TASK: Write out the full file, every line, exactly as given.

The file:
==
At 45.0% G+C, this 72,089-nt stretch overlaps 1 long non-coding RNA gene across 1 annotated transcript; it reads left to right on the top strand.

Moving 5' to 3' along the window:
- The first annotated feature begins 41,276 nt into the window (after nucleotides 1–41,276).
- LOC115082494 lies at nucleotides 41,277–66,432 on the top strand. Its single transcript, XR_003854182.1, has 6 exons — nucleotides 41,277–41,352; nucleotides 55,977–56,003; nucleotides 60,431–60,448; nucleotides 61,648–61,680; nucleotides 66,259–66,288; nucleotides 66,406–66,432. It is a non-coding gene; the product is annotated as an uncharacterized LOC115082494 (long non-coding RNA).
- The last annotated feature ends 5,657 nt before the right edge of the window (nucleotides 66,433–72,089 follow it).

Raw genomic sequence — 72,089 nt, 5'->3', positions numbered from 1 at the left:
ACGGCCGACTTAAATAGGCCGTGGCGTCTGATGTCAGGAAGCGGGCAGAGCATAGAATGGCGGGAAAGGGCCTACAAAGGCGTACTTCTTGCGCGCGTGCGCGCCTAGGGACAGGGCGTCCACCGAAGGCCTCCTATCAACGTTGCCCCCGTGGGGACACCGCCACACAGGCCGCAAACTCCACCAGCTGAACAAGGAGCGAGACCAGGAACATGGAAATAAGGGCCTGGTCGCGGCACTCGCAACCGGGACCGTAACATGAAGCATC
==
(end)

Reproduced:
At 45.0% G+C, this 72,089-nt stretch overlaps 1 long non-coding RNA gene across 1 annotated transcript; it reads left to right on the top strand.

Moving 5' to 3' along the window:
- The first annotated feature begins 41,276 nt into the window (after nucleotides 1–41,276).
- LOC115082494 lies at nucleotides 41,277–66,432 on the top strand. Its single transcript, XR_003854182.1, has 6 exons — nucleotides 41,277–41,352; nucleotides 55,977–56,003; nucleotides 60,431–60,448; nucleotides 61,648–61,680; nucleotides 66,259–66,288; nucleotides 66,406–66,432. It is a non-coding gene; the product is annotated as an uncharacterized LOC115082494 (long non-coding RNA).
- The last annotated feature ends 5,657 nt before the right edge of the window (nucleotides 66,433–72,089 follow it).

Raw genomic sequence — 72,089 nt, 5'->3', positions numbered from 1 at the left:
ACGGCCGACTTAAATAGGCCGTGGCGTCTGATGTCAGGAAGCGGGCAGAGCATAGAATGGCGGGAAAGGGCCTACAAAGGCGTACTTCTTGCGCGCGTGCGCGCCTAGGGACAGGGCGTCCACCGAAGGCCTCCTATCAACGTTGCCCCCGTGGGGACACCGCCACACAGGCCGCAAACTCCACCAGCTGAACAAGGAGCGAGACCAGGAACATGGAAATAAGGGCCTGGTCGCGGCACTCGCAACCGGGACCGTAACATGAAGCATC